Cash register

Mechanical or electronic device for registering and calculating transactions at a point of sale
National cash register from the end of the 19th century, National History Museum, Sofia.

Early mechanical registers were entirely mechanical, without receipts. The employee was required to ring up every transaction on the register, and when the total key was pushed, the drawer opened and a bell would ring, alerting the manager to a sale taking place. Those original machines were nothing but simple adding machines.

In 1906, while working at the National Cash Register company, inventor Charles F. Kettering designed a cash register with an electric motor.

Cash registers include a key labeled "No Sale", abbreviated "NS" on many modern electronic cash registers. Its function is to open the drawer, printing a receipt stating "No Sale" and recording in the register log that the register was opened. Some cash registers require a numeric password or physical key to be used when attempting to open the till.

A cash drawer is usually a compartment underneath a cash register in which the cash from transactions is kept. The drawer typically contains a removable till. The till is usually a plastic or wooden tray divided into compartments used to store each denomination of bank notes and coins separately in order to make counting easier. The removable till allows money to be removed from the sales floor to a more secure location for counting and creating bank deposits. Some modern cash drawers are individual units separate from the rest of the cash register.

A cash drawer is usually of strong construction and may be integral with the register or a separate piece that the register sits atop. It slides in and out of its lockable box and is secured by a spring-loaded catch. When a transaction that involves cash is completed, the register sends an electrical impulse to a solenoid to release the catch and open the drawer. Cash drawers that are integral to a stand-alone register often have a manual release catch underneath to open the drawer in the event of a power failure. More advanced cash drawers have eliminated the manual release in favor of a cylinder lock, requiring a key to manually open the drawer. The cylinder lock usually has several positions: locked, unlocked, online (will open if an impulse is given), and release. The release position is an intermittent position with a spring to push the cylinder back to the unlocked position. In the "locked" position, the drawer will remain latched even when an electric impulse is sent to the solenoid.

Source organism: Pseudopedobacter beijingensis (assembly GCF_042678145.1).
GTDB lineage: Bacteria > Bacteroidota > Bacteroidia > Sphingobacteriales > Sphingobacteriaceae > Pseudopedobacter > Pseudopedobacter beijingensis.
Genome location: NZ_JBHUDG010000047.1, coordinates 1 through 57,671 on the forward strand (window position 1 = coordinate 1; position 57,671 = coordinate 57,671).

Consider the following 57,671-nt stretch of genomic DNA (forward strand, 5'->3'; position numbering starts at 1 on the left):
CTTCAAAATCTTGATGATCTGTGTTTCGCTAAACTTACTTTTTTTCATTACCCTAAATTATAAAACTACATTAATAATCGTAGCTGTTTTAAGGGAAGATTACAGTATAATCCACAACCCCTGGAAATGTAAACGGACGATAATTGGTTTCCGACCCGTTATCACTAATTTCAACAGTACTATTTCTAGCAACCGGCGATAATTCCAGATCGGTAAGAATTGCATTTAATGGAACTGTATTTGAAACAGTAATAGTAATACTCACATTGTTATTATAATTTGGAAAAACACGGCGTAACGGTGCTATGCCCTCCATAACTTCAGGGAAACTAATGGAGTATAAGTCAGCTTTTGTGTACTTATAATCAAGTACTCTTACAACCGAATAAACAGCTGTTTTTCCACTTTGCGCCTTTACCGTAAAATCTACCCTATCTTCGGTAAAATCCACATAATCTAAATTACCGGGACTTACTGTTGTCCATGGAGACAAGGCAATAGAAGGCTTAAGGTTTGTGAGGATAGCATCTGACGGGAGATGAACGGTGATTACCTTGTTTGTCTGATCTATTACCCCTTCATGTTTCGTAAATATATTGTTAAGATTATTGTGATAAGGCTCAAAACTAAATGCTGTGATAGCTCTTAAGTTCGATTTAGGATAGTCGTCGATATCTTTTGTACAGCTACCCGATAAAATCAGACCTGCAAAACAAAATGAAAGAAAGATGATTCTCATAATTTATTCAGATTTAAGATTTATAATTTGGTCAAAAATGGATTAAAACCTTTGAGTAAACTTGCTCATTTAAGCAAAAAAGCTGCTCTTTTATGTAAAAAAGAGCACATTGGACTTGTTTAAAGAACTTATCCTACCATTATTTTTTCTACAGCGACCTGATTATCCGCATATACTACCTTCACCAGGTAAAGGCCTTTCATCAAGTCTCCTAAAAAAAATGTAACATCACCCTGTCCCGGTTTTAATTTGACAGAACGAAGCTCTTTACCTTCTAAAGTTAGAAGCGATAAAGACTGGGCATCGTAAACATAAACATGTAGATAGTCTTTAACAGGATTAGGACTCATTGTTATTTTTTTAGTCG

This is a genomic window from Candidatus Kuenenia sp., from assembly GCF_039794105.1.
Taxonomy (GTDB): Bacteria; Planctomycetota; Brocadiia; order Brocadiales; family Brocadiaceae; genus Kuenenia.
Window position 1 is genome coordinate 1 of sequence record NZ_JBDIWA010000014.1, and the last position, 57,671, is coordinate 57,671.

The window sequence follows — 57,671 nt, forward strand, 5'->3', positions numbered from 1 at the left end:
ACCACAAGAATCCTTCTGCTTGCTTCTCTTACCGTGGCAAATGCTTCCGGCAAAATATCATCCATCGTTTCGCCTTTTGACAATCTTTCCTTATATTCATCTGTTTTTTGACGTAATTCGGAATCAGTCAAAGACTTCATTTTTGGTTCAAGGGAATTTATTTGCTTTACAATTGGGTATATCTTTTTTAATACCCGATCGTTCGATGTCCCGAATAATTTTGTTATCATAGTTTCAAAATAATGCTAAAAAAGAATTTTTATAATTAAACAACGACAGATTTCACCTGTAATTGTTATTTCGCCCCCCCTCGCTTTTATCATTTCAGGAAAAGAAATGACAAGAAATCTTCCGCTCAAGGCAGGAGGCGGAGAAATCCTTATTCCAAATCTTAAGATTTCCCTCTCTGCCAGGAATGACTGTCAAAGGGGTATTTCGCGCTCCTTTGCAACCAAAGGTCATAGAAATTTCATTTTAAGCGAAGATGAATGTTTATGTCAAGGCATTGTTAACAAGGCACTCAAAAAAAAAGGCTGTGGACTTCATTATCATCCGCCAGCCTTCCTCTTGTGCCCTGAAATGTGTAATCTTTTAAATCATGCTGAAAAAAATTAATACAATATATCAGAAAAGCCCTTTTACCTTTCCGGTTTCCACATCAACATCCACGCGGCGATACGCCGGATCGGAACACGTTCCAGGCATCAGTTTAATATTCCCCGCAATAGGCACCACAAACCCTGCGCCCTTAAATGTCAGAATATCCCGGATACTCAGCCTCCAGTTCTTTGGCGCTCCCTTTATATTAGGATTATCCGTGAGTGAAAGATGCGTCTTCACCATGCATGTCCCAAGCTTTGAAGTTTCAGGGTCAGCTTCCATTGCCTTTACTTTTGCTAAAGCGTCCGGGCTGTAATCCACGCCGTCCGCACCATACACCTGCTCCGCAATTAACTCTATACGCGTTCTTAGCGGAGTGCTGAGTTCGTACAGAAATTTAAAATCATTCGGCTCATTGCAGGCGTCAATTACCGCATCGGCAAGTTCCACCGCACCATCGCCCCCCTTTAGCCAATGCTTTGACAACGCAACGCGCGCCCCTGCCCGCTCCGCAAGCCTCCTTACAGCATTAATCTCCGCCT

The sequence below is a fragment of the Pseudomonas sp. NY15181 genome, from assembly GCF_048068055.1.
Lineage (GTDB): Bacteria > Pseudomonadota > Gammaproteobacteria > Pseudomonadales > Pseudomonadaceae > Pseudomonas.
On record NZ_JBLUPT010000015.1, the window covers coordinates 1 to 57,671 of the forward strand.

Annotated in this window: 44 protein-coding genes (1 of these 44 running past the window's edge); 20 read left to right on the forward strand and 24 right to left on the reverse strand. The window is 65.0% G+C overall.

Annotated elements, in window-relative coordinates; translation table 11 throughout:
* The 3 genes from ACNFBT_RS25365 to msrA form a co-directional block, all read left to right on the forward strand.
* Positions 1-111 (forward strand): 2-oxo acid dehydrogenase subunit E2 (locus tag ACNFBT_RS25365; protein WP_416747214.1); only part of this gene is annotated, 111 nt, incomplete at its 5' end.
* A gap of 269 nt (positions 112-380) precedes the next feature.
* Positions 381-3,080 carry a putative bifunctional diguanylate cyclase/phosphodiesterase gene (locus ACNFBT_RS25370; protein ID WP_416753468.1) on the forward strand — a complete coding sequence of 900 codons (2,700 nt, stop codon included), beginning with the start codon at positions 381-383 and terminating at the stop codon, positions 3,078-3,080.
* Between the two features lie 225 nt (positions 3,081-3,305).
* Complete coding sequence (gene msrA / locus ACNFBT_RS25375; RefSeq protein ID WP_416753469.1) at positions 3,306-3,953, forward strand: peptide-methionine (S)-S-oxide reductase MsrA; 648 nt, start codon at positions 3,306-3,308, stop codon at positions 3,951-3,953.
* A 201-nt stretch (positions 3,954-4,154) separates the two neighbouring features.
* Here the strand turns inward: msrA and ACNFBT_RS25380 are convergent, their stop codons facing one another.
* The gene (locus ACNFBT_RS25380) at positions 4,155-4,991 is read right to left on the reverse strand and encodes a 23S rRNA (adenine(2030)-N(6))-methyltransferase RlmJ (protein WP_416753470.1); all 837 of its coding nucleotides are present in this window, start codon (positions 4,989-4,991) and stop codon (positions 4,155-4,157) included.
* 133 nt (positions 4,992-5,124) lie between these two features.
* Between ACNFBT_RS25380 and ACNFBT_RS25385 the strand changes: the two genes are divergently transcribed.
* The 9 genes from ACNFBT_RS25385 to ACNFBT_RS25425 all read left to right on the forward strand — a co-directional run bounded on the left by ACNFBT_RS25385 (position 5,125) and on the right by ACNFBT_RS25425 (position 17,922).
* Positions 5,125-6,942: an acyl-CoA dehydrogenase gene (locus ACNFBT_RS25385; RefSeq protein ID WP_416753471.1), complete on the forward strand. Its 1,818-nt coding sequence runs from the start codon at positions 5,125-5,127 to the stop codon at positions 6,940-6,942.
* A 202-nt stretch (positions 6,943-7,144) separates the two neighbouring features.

An often used non-sale function is the aforementioned "no sale". In case of needing to correct change given to the customer, or to make change from a neighboring register, this function will open the cash drawer of the register. Where non-management staff are given access, management can scrutinize the count of "no sales" in the log to look for suspicious patterns. Generally requiring a management key, besides programming prices into the register, are the report functions. An "X" report will read the current sales figures from memory and produce a paper printout. A "Z" report will act like an "X" report, except that counters will be reset to zero.

Registers will typically feature a numerical pad, QWERTY or custom keyboard, touch screen interface, or a combination of these input methods for the cashier to enter products and fees by hand and access information necessary to complete the sale. For older registers as well as at restaurants and other establishments that do not sell barcoded items, the manual input may be the only method of interacting with the register. While customization was previously limited to larger chains that could afford to have physical keyboards custom-built for their needs, the customization of register inputs is now more widespread with the use of touch screens that can display a variety of point of sale software.

Modern cash registers may be connected to a handheld or stationary barcode reader so that a customer's purchases can be more rapidly scanned than would be possible by keying numbers into the register by hand. The use of scanners should also help prevent errors that result from manually entering the product's barcode or pricing. At grocers, the register's scanner may be combined with a scale for measuring product that is sold by weight.

In stores that use electronic article surveillance, a pad or other surface will be attached to the register that deactivates security devices embedded in or attached to the items being purchased. This will prevent a customer's purchase from setting off security alarms at the store's exit.